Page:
I couldn't agree more with my namesake about the exaggerated concerns many
commentators have expressed about an "imminent economic downturn" resulting
from last week's tragic events.  I would only add that pending a repeal of
the "efficient market hypothesis" stock prices have already discounted all
available information. While it is certain that the commercial aviation
industry and all of its Hirshchman-like backward linkages will experience
disequilibria, adjustments in other industries will more than offset the
temporal changes and restore a stable general equilibrium.  We may not all
be New Keynesians or New Classical theorists, but for sure we must be all
Walraisians when called upon by the popular press for insight and analysis.

Bill Dickens [FL-based but a fan of DC-based B. Dickens :-)]

-----Original Message-----
From: William Dickens [mailto:[EMAIL PROTECTED]]
Sent: Sunday, September 16, 2001 9:44 AM
Subject: Posts on Stock Market

First, on Monday I gaurantee you that if the market functions, there will be
a buyer for every seller. Every transaction has two sides. Whenever you hear
commentators saying "there were more sellers than buyers today so the market
went down" you should wince. 

Second, you don't have to be a "patriot" to think that the market will go
down, but that you won't sell. The market could open down -- prices
significantly lower than last Monday's close. That is typically what happens
when there is bad news between the close and the open. If that is the case
there is no point in selling even if you know for certain that the market is
going down because there is no opportunity to get out before the prices go
down. Sometimes it seems that the market is dropping over time. That's
because the indicies that are reported in the media are calculated on the
basis of the last transaction. When the market opens in the morning after
bad news it can take some time before all stocks are trading. During that
time the indicies are being calculated using a mixture of the new prices and
the last closing price. Thus the appearance of stock prices dropping over
time after the open even though prices are simnply opening lower. 

Third, world stock prices were somewhat lower on Friday than on Monday when
US exchanges were last open. So we probably should expect that the market
will open down. 

Fourth, as horrible as the events of last week were I don't think they have
much economic significance. a) For all the talk of consumer confidence,
empirical analysis suggests that it is a very minor factor in consumption
demand (comparable to interest rates) and is dwarfed by the importance of
income. Further, we don't know how this is going to affect consumer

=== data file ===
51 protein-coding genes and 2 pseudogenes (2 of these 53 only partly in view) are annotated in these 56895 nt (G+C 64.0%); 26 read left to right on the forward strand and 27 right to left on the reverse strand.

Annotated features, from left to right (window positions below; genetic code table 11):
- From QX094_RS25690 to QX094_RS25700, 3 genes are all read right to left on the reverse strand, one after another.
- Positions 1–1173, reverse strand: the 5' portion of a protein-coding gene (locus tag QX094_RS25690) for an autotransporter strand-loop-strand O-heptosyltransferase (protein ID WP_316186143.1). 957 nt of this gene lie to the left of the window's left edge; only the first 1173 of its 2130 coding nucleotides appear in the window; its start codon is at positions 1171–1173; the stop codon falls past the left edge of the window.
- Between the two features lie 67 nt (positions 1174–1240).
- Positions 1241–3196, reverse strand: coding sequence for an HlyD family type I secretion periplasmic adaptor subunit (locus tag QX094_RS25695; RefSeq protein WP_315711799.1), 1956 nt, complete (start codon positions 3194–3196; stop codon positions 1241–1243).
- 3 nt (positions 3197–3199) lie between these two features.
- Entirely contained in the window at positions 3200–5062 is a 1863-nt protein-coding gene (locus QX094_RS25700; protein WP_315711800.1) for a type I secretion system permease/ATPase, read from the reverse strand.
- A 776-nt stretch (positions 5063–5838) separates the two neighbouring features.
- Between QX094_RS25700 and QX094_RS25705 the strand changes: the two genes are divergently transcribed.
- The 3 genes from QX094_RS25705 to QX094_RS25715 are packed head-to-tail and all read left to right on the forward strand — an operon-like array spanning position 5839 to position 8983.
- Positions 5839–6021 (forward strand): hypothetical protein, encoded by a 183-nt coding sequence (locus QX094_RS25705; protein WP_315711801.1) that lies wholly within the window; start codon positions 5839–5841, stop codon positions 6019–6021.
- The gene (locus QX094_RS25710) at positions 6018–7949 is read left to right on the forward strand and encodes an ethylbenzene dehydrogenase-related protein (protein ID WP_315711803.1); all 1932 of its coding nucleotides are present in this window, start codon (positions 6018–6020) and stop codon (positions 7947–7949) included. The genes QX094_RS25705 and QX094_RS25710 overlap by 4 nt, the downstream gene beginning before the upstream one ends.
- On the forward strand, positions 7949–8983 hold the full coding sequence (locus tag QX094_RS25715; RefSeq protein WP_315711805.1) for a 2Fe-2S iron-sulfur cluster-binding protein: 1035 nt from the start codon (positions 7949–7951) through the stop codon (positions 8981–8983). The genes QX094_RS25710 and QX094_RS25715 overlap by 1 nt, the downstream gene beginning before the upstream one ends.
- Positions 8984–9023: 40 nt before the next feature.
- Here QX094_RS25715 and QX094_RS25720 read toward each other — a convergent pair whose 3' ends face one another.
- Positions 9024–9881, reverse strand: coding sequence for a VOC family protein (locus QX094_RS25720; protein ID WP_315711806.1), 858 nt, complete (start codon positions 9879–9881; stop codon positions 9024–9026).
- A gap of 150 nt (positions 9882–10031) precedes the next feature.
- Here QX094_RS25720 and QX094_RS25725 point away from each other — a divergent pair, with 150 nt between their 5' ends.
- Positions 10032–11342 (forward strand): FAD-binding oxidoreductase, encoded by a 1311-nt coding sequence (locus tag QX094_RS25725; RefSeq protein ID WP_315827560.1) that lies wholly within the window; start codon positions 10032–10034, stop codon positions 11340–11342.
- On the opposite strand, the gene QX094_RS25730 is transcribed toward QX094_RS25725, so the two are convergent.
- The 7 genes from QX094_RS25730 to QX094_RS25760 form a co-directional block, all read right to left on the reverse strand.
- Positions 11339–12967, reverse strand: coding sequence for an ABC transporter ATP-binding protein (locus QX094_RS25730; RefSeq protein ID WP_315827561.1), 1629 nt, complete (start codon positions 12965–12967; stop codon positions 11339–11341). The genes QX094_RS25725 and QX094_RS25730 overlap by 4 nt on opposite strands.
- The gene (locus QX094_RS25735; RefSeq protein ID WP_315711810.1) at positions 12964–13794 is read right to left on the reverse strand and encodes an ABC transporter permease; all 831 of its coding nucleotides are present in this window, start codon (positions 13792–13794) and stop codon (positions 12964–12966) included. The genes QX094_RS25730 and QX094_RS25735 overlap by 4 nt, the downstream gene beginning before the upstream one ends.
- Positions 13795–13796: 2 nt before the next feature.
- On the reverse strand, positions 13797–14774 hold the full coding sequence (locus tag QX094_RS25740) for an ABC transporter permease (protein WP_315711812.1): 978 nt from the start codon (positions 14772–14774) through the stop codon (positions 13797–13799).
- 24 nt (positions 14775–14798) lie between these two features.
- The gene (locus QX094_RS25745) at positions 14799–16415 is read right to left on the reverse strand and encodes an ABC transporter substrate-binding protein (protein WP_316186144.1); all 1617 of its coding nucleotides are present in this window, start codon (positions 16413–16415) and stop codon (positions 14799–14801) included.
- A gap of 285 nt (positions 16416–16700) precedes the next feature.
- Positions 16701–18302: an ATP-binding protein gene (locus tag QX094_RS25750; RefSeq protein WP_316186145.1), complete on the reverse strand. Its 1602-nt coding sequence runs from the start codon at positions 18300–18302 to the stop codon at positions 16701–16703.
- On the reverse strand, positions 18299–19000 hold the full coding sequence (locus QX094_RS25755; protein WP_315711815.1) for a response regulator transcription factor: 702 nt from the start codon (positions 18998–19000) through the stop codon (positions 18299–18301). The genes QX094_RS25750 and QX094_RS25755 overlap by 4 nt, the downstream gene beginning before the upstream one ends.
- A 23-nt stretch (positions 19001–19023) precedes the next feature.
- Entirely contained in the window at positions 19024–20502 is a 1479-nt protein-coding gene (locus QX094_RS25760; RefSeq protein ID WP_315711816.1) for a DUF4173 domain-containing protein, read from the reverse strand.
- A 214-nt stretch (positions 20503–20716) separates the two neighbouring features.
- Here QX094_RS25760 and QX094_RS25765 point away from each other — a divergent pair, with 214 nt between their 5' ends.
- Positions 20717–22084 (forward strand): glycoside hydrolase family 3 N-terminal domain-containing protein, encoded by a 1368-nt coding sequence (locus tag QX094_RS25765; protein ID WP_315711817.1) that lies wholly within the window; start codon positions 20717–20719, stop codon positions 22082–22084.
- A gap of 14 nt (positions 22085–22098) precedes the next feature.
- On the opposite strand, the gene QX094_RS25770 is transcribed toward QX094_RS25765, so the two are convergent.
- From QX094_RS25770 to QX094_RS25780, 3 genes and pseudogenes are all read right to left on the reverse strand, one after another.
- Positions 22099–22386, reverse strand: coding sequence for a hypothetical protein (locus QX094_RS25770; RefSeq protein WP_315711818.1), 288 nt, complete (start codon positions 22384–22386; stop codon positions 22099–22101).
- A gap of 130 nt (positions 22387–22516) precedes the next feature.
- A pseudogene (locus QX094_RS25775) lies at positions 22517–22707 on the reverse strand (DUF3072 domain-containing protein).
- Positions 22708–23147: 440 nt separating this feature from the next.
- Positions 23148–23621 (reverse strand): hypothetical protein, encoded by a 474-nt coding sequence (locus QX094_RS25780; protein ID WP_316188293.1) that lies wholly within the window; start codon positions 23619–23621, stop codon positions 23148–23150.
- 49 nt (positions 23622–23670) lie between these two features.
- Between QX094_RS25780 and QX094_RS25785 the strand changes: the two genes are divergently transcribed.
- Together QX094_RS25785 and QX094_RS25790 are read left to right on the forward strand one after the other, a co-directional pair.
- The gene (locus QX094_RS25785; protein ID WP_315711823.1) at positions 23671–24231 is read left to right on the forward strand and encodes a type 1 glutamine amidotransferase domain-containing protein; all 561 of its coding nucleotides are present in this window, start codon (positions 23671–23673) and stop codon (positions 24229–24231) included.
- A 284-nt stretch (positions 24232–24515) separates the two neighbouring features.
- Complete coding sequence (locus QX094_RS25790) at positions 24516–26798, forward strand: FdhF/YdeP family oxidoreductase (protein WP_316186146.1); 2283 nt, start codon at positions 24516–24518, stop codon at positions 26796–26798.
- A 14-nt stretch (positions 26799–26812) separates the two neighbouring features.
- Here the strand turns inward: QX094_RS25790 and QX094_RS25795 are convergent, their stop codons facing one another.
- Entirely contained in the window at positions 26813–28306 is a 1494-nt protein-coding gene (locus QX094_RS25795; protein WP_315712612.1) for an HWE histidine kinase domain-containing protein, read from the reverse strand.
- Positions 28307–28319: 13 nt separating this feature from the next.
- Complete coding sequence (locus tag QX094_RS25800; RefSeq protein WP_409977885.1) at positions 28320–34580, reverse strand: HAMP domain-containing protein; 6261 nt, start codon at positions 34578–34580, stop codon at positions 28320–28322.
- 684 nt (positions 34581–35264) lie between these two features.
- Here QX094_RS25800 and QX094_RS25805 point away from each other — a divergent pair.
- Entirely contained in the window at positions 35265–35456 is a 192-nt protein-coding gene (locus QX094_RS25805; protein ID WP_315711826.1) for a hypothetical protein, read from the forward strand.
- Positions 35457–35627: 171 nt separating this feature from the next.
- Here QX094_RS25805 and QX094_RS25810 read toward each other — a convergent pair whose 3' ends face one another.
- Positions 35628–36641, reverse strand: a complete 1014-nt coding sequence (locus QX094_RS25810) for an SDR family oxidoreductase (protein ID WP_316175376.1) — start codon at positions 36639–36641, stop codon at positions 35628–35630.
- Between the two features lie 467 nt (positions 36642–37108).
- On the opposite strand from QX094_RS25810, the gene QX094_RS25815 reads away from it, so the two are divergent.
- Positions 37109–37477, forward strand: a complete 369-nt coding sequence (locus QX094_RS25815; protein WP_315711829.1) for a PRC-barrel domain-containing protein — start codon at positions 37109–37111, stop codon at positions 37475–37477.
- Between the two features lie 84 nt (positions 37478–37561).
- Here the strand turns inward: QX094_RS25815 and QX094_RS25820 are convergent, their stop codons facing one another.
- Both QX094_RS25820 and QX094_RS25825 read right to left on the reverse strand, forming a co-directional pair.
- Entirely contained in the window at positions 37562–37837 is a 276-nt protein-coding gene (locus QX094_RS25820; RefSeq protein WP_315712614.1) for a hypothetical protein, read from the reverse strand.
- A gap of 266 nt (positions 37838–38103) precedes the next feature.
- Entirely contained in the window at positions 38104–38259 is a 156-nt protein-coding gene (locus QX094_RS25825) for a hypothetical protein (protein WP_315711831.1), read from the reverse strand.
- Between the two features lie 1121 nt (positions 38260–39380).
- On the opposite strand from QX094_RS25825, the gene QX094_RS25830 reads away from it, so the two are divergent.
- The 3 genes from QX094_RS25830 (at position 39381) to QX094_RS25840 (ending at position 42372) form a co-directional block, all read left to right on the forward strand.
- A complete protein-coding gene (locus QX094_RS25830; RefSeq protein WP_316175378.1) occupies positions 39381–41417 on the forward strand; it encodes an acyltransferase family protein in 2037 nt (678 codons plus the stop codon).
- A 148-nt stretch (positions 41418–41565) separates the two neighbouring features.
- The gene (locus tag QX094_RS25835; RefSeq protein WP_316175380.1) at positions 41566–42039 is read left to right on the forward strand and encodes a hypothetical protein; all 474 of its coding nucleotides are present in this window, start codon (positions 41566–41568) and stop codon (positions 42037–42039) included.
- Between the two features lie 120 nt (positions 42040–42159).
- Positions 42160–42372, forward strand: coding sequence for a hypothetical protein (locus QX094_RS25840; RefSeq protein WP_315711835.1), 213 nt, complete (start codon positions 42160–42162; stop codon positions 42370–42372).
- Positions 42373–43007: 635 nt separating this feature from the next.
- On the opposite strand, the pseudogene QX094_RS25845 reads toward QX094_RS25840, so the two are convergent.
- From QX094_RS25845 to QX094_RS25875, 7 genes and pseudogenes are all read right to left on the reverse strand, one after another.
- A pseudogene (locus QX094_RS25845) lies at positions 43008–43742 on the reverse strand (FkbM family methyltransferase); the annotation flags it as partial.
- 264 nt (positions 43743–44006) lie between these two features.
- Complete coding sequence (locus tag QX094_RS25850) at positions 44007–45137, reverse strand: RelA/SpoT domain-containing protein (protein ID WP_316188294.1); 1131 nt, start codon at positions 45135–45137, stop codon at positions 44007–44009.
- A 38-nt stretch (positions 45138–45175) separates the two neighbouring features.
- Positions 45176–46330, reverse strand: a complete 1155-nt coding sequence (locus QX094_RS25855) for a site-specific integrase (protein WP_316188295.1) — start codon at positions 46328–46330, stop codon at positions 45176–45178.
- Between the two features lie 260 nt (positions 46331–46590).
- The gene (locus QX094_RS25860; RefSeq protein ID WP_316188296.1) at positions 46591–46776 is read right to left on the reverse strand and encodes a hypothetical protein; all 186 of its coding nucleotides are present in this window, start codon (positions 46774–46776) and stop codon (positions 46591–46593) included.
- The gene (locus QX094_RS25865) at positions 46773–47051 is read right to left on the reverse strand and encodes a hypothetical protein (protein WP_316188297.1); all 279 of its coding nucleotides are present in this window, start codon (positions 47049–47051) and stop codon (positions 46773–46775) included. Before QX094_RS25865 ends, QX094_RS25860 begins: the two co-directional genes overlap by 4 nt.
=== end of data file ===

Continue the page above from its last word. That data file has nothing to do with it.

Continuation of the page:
confidence or purchasing decisions. If people fear ratioing or shortages
they might spend like crazy. Or people may be feeling better about
themselves and their country as a result of the burst of patriotism. b) This
isn't going to be much of a war. We probably don't have much of an enemy.
Unless we can link Iraq pretty tightly to the attack (which seems unlikely)
our only enemy is going to be a handful of terrorist training camps which
have probably already been emptied out and the government of Afganistan. Its
not clear what our objective in a war against Afganistan would be, but
assuming we don't try to go in and occ!
upy territory we won't need to spend a whole heck of a lot more money to
fight this war so no big fiscal effects (unless we use this is an excuse to
build up our military, build a missle defense, etc.) c) Rebuilding will take
place over time and will be a tiny tiny drop in the bucket when measured on
the same scale as GDP. No fiscal effect there. (But Fabio, do you really
think that Keynsianism is so dead that an exogenous shock to demand won't
affect the economy? Your joking right? Even the most hard core RBC people
are building sticky prices into their economic models these days and a
negative shock will have effects on output in such a model.) d) So that
leaves impacts on financial markets as one more way that this could have an
effect. But world financial markets have been mostly open. Only US equity
markets have been closed. I don't see any reason to expect anything more
than a decline at the open of the magnitude we've seen in world markets over
the last week.  

Finally, despite all these relatively optomistic thoughts I'm considerably
more pessimistic about the state of the economy today than a week ago. But
this is mainly because of several statistics that came out last week
reporting data from before the bombing that suggest that what looked like a
turn around in the late Summer hasn't materialized. I had thought we might
be seeing growth pick up in the third and fourth quarter. I don't see that
happening now. 

-- Bill Dickens

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